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Planning and Biodiversity Seminar 2016

11 November 2016, West Suffolk House, Bury St Edmunds

What the delegates said:

  • Very insightful and knowledgeable presentations
  • Varied, covered wide range of subjects both policy and development management
  • Really good and interesting talks. Especially liked those with practical mitigation case studies/examples
  • The first section on planning and report quality was excellent – thank you


Click on an image to open or download the presentation slides

Presentation 1 Presentation 1
Presentation 2 Presentation 2
Presentation 3a Presentation 3a
Presentation 3b Presentation 3b
Presentation 3c Presentation 3c
Presentation 4 Presentation 4
Presentation 5 Presentation 5
Presentation 6 Presentation 6
Presentation 7 Presentation 7


Presentation summaries

1: Update on key national issues

Mike Oxford, ALGE

Mike addressed hopes and concerns over the Neighbourhood Planning Bill and the likely implications for the natural environment of proposed changes in pre-commencement conditions. He also outlined new Reporting Templates from CIEEM and ALGE for dealing with applications likely to have a low impact on biodiversity. He covered the value of Biodiversity Mitigation Method Statements and also how those scrutinising planning applications can systematically assess whether ecological information is adequate to determine an application.

2: Five things a Planner can do

Jaki Fisher, West Suffolk Council, James Meyer, Suffolk Wildlife Trust, Lisa Chandler, East Suffolk Council

This short presentation demonstrated how every planner can make a contribution to protecting biodiversity in their ‘day job’. The talk highlighted five simple things to take into account when considering planning applications and making decisions.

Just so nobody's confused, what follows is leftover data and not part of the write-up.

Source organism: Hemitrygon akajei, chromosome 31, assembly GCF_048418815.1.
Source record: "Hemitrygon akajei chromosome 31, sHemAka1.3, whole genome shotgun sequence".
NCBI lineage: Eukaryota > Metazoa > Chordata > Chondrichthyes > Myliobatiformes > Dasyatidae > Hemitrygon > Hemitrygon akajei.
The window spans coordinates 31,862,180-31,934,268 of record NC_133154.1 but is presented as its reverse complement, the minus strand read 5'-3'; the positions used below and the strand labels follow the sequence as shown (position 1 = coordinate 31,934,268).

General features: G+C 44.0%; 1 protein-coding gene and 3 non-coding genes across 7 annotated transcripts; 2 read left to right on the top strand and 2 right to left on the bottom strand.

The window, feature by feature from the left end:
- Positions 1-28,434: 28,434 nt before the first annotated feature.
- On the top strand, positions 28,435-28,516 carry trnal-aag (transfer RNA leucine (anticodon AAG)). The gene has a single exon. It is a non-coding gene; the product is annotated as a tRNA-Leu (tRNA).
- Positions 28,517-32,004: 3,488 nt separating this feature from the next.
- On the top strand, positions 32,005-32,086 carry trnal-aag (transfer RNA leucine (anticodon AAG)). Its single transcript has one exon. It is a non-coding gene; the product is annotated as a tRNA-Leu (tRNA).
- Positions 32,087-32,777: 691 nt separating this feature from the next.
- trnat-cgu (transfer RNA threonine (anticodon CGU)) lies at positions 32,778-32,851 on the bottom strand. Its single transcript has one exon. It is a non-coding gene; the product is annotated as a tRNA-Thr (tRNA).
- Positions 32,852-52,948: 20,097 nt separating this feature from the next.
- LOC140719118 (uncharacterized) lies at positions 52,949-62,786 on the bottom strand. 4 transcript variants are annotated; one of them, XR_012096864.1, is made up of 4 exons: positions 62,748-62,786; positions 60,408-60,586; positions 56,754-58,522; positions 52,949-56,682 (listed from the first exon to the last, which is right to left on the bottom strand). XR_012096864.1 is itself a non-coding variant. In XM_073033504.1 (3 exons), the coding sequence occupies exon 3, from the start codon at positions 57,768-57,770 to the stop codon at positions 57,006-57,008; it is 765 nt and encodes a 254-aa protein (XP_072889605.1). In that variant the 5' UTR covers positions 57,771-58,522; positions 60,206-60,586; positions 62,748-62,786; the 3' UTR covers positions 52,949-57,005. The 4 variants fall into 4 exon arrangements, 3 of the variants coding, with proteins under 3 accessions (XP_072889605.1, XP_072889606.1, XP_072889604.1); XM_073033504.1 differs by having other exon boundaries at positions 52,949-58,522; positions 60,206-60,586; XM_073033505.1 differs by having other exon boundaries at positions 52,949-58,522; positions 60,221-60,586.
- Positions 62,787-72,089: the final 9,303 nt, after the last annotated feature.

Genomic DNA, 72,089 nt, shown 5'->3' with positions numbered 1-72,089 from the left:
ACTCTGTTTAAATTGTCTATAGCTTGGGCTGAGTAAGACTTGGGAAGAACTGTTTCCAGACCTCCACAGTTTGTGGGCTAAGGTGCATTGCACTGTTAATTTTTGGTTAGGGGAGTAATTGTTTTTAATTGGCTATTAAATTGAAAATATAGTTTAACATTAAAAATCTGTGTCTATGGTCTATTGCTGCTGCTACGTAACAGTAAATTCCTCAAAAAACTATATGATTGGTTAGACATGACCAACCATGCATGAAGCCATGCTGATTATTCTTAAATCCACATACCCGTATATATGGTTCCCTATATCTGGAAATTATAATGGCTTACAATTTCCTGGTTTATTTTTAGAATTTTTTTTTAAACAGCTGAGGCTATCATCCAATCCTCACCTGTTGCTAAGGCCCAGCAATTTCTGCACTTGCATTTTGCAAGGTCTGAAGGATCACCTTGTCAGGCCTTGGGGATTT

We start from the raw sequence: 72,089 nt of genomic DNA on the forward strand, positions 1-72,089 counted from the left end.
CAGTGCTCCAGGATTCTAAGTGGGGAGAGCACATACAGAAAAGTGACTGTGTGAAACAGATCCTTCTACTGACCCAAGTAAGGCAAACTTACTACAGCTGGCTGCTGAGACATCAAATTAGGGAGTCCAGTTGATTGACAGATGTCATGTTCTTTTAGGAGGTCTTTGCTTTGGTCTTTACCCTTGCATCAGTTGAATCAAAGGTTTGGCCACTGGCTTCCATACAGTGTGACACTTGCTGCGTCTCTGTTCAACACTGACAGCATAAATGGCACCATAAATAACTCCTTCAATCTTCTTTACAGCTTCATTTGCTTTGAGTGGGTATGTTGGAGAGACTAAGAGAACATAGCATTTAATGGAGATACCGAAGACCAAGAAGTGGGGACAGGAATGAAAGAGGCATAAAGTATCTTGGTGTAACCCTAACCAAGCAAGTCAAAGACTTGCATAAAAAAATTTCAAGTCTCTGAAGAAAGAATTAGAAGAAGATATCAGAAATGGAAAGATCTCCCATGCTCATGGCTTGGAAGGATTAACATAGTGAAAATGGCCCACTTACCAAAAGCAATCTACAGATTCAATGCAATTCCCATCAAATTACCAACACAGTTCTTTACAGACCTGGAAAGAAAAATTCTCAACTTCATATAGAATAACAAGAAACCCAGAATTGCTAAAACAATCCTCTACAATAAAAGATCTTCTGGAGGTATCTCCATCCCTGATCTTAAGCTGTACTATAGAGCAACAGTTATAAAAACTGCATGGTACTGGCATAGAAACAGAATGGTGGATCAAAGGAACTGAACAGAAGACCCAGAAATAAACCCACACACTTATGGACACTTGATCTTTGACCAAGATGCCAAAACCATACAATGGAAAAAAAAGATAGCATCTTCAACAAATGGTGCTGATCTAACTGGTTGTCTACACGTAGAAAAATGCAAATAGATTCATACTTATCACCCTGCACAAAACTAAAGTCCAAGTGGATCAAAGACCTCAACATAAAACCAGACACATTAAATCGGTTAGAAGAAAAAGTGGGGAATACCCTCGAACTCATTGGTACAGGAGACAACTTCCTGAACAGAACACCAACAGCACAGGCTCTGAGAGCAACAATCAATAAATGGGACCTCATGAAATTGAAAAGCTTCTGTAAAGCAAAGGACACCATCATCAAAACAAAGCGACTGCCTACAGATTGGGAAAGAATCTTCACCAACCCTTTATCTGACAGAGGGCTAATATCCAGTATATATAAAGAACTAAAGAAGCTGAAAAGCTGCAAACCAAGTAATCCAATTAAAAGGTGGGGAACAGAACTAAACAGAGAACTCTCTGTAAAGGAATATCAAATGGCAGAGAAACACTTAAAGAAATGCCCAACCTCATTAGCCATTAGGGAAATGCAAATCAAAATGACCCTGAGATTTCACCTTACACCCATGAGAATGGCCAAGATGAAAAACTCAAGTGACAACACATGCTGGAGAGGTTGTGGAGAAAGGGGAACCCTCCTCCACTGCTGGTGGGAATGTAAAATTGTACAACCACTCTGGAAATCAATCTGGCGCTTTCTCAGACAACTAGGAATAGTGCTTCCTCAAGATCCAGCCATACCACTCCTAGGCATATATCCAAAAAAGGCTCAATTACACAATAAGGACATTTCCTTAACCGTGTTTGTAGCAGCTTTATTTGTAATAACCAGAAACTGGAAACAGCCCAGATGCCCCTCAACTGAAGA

3: What Good Mitigation Looks Like

3a. Hedgehogs

Ali North, Suffolk Wildlife Trust

Ali covered basic hedgehog ecology and how this makes them vulnerable in a development context. She then ran through simple measures to address these issues, appropriate to both Forward Planning and Development Control.

3b. Common Toads

Jim Foster, Amphibian and Reptile Conservation Trust

Jim summarised how planning decisions can affect common toads both positively and negatively. He outlined key points for consideration in planning, including survey, impact assessment, mitigation design and incorporation in greenspace.

3c. Swifts

Edward Jackson, Suffolk Ornithologists Group

Edward gave a short update on what has been achieved with Swift conservation in Suffolk during the last year. Results from the Suffolk Swift Survey are now being forwarded to planners in Suffolk Biodiversity Information Service updates. How can these data best be used to safeguard existing nest sites and also create new ones using planning conditions?

4: Bridging the gap: Local authorities working together to protect barbastelle bats at a landscape scale

David White, Norfolk County Council

The talk demonstrated the synergies between the delivery of the Norwich Northern Distributor Road and the development of a Green Infrastructure Strategy and policies for the North-east Norwich Growth Triangle Area Action Plan, facilitating 13,500 new homes whilst ensuring the long-term viability of a nationally important Barbastelle Bat population.

5: Visitor Survey Results from Natura2000 sites in Norfolk

Durwyn Liley and Chris Panter, Footprint Ecology

Through 2015 and 2016, Footprint Ecology undertook visitor surveys across different European sites in Norfolk. The work, commissioned by the County Council on behalf of local authorities across Norfolk, compared visitor data across different parts of the county and predicted the changes in access likely to result from new housing in the current plan period.

6: The Biodiversity Duty

Mike Oxford, Association of Local Government Ecologists

Mike recapped what we mean by the ‘NERC Biodiversity Duty’ and now, after 11 years, examined how it is still being applied. Or has it become obsolete! He also reviewed some of the other biodiversity duties (and powers) that relate to local authorities and provided a personal perspective on what Brexit holds for the Habitats Directive and the future of biodiversity conservation in the UK. (See SBIS website for further information on the Biodiversity Duty)

7: Managing risks of development near European Sites – a quick & dirty guide to Habitats Regulations Assessment (HRA) requirements

Collins, Natural England and Sue Hooton, Suffolk County Council

HRA screening seeks to ascertain whether or not a proposal (either alone or in combination with other proposals) is likely to have a significant effect on a European Site. This quick and dirty guide aimed to answer what you wanted to ask about HRA but were afraid to ask! WHY is an HRA required? WHAT is involved in a screening exercise? WHAT is meant by Appropriate Assessment? WHAT is required for an HRA? HOW can likely impacts be assessed? WHAT is meant by ‘alone or in combination’? HOW can mitigation required by HRA be secured? WHO needs to be involved in preparing HRAs?